The Use Of Bidding Studies In Merger Control

Law & Economics Workshop organized by Concurrences Review in partnership with Charles River Associates and Cleary Gottlieb.

Giulio Federico

Giulio Federico set the scene for the day’s debate. It is a prime time, he told the large crowd assembled at Cleary Gottlieb’s Brussels office, to discuss bidding studies. A more or less formal tender process is common in many markets. Indeed, the Commission has witnessed a recent stream of high-profile cases that involve some form of bidding procedures. Recent headline cases such as Baxter/Gambro, UPS/TNT, and GE/Alstom have demanded careful consideration as to when and how to apply bidding studies in merger clearance. A question that arises against a changing economic backdrop: the view that the mere existence of tender processes in a market somehow reduces the possible negative effects of a concentration is increasingly challenged.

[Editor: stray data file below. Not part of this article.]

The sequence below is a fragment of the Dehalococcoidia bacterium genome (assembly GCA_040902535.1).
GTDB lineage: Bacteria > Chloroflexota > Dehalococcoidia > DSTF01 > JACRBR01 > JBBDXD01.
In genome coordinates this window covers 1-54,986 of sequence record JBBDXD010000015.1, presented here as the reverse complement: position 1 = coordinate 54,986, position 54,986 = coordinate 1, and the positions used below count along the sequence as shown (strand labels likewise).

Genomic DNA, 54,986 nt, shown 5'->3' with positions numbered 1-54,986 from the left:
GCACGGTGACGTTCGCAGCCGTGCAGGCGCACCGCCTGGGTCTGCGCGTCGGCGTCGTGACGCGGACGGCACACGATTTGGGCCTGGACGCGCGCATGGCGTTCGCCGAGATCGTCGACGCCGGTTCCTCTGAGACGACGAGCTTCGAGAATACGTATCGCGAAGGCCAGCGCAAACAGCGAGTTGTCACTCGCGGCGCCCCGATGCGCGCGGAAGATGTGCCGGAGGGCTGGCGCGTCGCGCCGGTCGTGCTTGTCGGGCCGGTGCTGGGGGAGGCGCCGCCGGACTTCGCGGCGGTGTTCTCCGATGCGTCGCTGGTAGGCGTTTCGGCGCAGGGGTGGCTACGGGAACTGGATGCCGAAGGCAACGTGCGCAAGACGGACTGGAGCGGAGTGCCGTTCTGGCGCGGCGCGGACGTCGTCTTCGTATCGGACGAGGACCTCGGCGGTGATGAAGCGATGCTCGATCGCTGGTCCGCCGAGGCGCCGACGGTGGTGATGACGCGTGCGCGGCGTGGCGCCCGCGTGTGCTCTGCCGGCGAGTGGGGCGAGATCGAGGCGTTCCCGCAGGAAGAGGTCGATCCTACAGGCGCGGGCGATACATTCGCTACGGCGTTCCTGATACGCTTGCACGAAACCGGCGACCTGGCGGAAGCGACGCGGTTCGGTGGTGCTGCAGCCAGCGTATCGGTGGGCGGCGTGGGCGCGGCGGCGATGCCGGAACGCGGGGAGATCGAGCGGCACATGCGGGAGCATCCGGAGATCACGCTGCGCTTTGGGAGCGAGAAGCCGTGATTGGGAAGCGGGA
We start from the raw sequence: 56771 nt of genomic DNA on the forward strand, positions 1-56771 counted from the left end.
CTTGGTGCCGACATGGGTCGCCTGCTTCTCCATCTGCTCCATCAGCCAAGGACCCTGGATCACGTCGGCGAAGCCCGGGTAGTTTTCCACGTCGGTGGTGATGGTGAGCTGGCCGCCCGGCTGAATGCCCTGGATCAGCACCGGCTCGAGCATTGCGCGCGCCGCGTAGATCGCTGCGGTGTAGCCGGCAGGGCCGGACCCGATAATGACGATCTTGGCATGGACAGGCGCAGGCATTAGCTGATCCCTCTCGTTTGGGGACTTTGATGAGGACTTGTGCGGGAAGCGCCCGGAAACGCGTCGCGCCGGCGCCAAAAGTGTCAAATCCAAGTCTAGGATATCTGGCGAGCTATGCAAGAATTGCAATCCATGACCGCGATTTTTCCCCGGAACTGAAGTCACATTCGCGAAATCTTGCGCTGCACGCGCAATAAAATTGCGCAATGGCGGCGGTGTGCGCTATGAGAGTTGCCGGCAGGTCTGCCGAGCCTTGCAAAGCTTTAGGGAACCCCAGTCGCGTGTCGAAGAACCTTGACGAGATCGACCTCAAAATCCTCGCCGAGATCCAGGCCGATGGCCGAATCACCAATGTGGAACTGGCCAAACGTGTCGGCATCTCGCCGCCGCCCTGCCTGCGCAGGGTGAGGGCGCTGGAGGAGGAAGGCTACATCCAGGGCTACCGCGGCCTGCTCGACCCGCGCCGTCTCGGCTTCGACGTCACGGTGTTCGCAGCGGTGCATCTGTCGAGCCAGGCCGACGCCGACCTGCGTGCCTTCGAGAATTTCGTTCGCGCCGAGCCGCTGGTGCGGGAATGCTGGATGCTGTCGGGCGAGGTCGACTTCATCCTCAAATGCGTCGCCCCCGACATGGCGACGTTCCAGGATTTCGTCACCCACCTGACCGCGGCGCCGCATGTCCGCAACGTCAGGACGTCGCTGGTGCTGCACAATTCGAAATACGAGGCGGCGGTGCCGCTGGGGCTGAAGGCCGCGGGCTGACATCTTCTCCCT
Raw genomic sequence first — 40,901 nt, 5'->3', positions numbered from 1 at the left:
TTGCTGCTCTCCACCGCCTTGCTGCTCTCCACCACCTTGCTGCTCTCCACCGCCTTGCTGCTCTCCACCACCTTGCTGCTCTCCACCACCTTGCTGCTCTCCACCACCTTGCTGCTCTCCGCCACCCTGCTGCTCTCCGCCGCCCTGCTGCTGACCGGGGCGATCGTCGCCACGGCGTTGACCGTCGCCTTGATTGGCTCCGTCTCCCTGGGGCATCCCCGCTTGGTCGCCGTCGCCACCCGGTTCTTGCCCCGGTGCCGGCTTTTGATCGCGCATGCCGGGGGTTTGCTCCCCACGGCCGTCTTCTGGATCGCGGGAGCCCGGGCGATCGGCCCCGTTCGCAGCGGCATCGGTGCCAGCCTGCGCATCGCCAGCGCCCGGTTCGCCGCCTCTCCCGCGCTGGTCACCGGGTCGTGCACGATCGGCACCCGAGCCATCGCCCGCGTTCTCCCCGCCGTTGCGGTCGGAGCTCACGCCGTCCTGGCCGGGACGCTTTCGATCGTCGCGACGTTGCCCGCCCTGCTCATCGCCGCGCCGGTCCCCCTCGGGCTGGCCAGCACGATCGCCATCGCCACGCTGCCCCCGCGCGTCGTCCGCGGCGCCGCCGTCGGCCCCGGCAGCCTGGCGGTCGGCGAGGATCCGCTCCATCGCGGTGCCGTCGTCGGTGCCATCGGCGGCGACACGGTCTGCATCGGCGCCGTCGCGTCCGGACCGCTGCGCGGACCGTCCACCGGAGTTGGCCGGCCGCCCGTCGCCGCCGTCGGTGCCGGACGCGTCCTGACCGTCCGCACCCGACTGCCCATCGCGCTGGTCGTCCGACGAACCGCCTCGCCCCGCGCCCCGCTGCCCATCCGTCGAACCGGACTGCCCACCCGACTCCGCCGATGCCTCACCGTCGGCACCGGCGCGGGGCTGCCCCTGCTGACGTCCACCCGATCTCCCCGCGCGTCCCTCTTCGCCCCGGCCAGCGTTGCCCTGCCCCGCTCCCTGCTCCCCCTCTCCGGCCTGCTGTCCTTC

In his analysis, Mr. Federico set out the two archetypal tendering processes. In first-price (or “sealed-bid”) auctions, bidders have little knowledge of the price or quality of competitors’ bids. The winner is determined by the lowest bid (if the products are homogenous) or the product that gives the customer the highest value (when the products are non-homogeneous). Second price (or “open outcry”) auctions more closely resemble those carried out at auction houses: the winner is determined by the runner-up bid and the participants have much greater knowledge of the value of other bids.

Photos © Emilie Gomez.

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